Bill Alfonso, looking skeptical.
Kim Chee, who for some reason is still wrestling despite losing to Kamala in a blowoff match prior to Wrestlemania, is in the ring and announced as hailing from "deepest, darkest Africa," rather than Brooklyn. Hey, a fella can dream (like Akeem). Bob Backlund's music hits and the former champ gears up to take on the khaki-clad mummy (that was his gimmick, wasn't it?). Vince notes a Maneuver (#2 - a single-leg trip) by Backlund. Bob Backlund is undefeated in the WWF at this point (his Wrestlemania loss to Razor Ramon not having happened yet). Vince and Macho hype tonight's Steiners/Beverlys match, which will be uncooked, uncut, and un-un-un-something else, yeah! Un-Bartlett! Macho Man speculates that Bartlett can't even afford a Motel 6, so he's staying at a Motel 2 1/2, which sounds like Vince McMahon's idea for a motor lodge chain ("Affordable family travel accommodations? We got 'em! We got 'em! No we don't."). Randy has never seen Kim Chee without his mask, but those who have say his face is "too raw for Raw" (I think that's what Pat Patterson used to tell the masked Lombardi). Backlund pins Chee with just the crown of his head and the tips of his toes on the mat.

"The Joy of Wrestling, page 89!" - Macho Man

Rob Bartlett is on the phone, broke and in Vegas, while Damien Demento takes on "Jumping" Jim Brunzell, for whom the Iron Sheik has a lot of respect. Rob, perhaps confusing McMahon with Paul Heyman, says the paycheck he gave him bounced, before taking it back and saying he spent it all. Why would Vince McMahon sign paychecks, anyway? Isn't that the job of Federation President Jack Tunney, and not some lowly announcer like Vince McMahon? This would be the perfect way to phase Bartlett out, yet for some reason Bartlett gets back from Vegas to announce next week. The great high jumper from Minnesota nearly beats Demento with an inside cradle. Demento, prefiguring Randy Orton, hears voices in his head (not the same voices who are shouting "boring" at him; those voices are coming from the crowd tonight). Both announcers compliment Jim Brunzell's dropkicks as the best in the business (this was before the debut of Bob "Spark Plug" Holly, of course). Demento is controversial, says Vince, but "no athlete is any more controversial than The Narcissist Lex Luger." I can think of one off the top of my head. Damien picks up the pin with a kneedrop.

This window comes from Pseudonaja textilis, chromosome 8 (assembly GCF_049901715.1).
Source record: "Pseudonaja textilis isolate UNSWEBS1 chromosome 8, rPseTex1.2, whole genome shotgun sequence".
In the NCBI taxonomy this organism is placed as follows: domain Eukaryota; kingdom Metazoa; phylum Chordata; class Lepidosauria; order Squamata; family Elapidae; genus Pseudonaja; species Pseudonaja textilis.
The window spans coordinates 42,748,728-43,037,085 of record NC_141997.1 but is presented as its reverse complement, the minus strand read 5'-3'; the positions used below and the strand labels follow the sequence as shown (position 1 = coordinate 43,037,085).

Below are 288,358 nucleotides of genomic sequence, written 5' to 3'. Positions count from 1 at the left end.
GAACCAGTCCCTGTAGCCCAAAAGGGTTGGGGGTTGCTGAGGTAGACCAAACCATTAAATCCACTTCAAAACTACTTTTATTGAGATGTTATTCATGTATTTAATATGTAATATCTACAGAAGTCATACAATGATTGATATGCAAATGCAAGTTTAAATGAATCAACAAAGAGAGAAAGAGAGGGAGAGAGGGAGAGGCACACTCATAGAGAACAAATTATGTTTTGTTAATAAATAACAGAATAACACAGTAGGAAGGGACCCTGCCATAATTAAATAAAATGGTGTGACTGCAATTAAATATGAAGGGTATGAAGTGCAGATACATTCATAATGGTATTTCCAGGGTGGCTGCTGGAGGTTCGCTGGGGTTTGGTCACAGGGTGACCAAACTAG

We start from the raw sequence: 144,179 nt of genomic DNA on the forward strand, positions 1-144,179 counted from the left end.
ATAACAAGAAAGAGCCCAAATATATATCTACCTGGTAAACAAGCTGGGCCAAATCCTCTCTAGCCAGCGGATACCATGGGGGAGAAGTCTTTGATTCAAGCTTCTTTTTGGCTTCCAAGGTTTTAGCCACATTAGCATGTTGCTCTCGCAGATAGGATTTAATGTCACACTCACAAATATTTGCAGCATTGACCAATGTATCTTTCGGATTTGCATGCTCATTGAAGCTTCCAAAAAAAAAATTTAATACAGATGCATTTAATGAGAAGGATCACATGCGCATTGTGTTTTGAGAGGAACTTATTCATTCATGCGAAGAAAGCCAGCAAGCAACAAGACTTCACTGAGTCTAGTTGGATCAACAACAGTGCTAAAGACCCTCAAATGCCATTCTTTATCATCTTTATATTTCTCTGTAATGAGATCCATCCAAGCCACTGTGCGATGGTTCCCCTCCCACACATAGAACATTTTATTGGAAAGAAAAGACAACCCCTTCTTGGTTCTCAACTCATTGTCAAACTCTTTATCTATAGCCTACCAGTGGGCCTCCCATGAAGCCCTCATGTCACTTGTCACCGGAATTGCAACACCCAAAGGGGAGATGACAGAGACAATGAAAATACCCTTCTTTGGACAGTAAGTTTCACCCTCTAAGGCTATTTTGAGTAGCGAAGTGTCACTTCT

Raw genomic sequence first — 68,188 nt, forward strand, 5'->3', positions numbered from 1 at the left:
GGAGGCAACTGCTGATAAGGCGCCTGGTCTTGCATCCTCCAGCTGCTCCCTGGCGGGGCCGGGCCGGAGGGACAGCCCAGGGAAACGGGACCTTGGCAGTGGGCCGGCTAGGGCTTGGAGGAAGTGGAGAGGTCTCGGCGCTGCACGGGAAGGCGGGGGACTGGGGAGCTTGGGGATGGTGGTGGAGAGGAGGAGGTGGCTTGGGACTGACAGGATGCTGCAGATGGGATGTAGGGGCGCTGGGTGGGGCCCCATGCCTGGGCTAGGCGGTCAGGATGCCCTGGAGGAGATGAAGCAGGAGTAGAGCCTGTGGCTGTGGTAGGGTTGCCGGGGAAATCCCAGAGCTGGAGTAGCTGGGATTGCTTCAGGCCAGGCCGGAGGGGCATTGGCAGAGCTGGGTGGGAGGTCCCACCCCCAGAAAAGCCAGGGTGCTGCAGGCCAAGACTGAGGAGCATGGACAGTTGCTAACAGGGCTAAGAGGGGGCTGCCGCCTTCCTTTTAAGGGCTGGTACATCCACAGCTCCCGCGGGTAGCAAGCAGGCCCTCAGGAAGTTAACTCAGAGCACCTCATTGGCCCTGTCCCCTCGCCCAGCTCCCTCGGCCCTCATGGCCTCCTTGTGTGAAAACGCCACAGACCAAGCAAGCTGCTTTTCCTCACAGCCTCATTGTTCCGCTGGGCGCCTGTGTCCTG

Jerry Lawler is in action next... or is he? No, he isn't. The crowd comes up with an hysterical chant of "Burger King" which drives The King back through the curtain. Instead, we get a commercial for an encore of Wrestlemania IX, in which Vince McMahon says, "it's been heralded as the greatest Wrestlemania of all time [by me]." This is apparently the first time that a Wrestlemania has been replayed, which forces Vince to sell the travesty hard to new and repeat viewers alike. This sort of thing would never fly in the internet age.